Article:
Under a pale lavender sky, four women walk up to a small house, in Fiambalá, a small mountain town, in the northern reaches of Argentina.
This is the third door they have knocked on this December night, armed with a notebook of maps and statistical information, and an appeal they have been delivering for months.
They hope to add another signature to their petition against a new lithium project on their doorstep. The Catamarca province, in northwestern Argentina, is rich in the resource that is supposed to fuel a green revolution.
“It’s like a man was just telling us, the mining company is dominating the municipality,” Yolanda Espinoza, a high school teacher, told Maria Julia Idiarte, who answered the door.
“There are laws, but they’re not being respected,” she said, sitting next to her collaborator Beatriz Perea, a university professor. The women are part of the Asamblea Fiambalá Despierta (Fiambala Wakes Up), an organisation formed to oppose a lithium project spearheaded by the Argentinian mining company Liex. It is owned by Canada’s Neo Lithium, which recently announced it would be purchased by China’s Zijin Mining Group.
The Tres Quebradas project is 4,200 metres above sea level among an ethereal landscape of volcanoes, flamingos and vicuñas – small llamas – in an internationally protected wetland in the province of Catamarca. But it’s the salt flats, that shimmer like a mirage, that are turning more heads lately.
Tres Quebradas is part of a wave of lithium exploration in Argentina spurred by an urgent global imperative to shift away from fossil fuels. Branded as a solution to our climate change woes, lawmakers and residents are eager to tap into the economic benefits that the industry may bring.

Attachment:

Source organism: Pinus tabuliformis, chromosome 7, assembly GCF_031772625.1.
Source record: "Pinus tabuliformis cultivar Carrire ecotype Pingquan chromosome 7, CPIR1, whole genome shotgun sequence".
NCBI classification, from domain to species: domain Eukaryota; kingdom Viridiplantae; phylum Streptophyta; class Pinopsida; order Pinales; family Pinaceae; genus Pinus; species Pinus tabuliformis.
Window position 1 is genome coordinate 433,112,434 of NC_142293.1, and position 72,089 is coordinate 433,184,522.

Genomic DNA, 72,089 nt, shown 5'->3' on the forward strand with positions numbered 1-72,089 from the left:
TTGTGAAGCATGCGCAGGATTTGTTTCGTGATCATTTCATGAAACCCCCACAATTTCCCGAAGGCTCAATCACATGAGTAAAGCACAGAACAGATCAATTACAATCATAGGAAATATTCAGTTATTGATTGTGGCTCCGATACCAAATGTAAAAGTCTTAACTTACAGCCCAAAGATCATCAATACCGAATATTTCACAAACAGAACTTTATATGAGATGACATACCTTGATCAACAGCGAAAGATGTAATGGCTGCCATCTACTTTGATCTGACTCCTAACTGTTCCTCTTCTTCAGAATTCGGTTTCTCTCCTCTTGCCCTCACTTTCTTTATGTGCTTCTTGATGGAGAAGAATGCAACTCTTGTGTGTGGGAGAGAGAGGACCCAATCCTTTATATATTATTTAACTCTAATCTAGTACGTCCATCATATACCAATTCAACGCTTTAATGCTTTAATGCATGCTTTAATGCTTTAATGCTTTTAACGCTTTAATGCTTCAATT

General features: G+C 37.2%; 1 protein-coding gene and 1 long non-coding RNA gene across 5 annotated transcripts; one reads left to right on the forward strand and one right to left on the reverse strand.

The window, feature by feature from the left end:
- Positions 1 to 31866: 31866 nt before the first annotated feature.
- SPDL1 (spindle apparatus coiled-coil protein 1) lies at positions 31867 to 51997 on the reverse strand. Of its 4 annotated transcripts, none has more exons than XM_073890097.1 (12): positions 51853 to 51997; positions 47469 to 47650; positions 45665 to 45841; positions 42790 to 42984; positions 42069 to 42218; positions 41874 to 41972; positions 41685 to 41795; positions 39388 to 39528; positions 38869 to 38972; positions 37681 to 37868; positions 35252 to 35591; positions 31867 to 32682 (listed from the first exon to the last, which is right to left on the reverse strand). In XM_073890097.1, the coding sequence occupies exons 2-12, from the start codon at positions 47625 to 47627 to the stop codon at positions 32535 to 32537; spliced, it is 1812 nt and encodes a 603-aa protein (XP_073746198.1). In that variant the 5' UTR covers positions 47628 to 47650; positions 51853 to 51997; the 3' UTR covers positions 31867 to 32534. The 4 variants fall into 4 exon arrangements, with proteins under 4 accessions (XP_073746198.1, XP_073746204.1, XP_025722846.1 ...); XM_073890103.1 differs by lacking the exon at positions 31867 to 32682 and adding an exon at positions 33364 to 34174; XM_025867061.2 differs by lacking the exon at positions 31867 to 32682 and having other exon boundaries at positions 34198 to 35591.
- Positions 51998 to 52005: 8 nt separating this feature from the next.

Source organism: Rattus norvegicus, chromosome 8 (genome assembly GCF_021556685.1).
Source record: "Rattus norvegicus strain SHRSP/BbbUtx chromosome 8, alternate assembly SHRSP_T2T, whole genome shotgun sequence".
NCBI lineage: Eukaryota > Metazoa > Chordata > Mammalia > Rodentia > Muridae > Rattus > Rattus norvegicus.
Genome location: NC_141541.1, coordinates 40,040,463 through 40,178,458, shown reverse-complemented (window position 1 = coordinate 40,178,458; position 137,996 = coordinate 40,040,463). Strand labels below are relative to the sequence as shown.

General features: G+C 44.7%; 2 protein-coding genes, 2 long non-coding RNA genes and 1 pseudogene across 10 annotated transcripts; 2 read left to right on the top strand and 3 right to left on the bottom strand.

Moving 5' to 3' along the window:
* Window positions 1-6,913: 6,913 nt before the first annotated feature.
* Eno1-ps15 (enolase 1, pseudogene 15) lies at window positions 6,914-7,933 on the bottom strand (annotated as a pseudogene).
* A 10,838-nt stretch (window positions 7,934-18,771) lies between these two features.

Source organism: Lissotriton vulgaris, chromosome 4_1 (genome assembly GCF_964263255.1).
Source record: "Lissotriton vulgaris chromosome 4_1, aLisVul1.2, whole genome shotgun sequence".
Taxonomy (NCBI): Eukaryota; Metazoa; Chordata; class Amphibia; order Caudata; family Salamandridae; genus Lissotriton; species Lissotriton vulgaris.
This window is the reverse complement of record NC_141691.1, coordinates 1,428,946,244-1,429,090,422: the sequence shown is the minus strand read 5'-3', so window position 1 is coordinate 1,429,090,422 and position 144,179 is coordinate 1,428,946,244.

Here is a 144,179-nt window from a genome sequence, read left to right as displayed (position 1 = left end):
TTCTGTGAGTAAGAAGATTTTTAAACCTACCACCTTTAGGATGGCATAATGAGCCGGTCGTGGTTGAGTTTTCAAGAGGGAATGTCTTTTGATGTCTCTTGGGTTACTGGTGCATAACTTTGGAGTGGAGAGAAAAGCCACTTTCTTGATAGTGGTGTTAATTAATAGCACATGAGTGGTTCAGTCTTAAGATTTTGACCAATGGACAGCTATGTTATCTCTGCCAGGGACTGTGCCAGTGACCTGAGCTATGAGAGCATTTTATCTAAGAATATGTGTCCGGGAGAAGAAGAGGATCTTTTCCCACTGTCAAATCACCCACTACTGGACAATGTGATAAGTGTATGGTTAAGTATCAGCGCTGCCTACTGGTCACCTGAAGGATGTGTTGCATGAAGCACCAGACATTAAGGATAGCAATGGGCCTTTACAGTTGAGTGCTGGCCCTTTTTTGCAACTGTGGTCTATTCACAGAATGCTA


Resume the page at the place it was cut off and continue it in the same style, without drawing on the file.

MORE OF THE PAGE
Yet, there are divisions increasingly visible in the communities that dot the “lithium triangle” at the intersection of Argentina, Bolivia and Chile. Indigenous peoples, farmers, activists and scientists have launched legal challenges, conducted investigations, staged road blockades and marched against lithium projects. The concerns of Asamblea Fiambalá Despierta are typical: they centre around the impact on local water sources and land.
Liex bills itself as a different kind of mining company — and after five years of exploration and assessments, is awaiting final approval for production to begin.
“It’s clear that our representatives are selling out,” said Espinoza. “But if the town doesn’t raise its voice — that’s what we’re trying to make people understand: that the village can go out and protest.”
This is boom time for lithium. Mining for the lightest metal on Earth has been on the rise since the 1990s due to surging demand for batteries to power our phones and computers. The advent of the electric car, and its promise of a cleaner future, has thrust the lithium rush into high gear. In Argentina, a country hurtling from one economic crisis to another, both the national and provincial governments have pitched lithium development as an important opportunity.
“The objective… is to continue developing the industrialisation of lithium and in that sense we are receiving very good proposals every day. We see genuine and real interest in the development of the entire chain,” said Matías Kulfas, Argentina’s minister of productive development, who oversees industrial policies, in April 2021 as he unveiled a national committee on lithium with the northern provinces of Jujuy, Catamarca and Salta.
“Catamarca is mining,” its governor Raúl Jalil said at the time. “[We are looking for] sustainable mining that spills into the communities and generates more work.” Catamarca alone has 15 lithium projects, most in the initial stages of prospecting or exploration, with names like “Salt of Life” and “Salt Gold”. The companies include stalwarts such as US-based Livent, the first lithium producer in Argentina, which is planning an expansion, and Australian Galaxy Resources. A growing player in the area, South Korea’s Posco, has announced plans to spend $830 million (£692 million) on a lithium processing plant with an annual production capacity of 25,000 tonnes of lithium hydroxide, which it says can power 600,000 electric vehicles.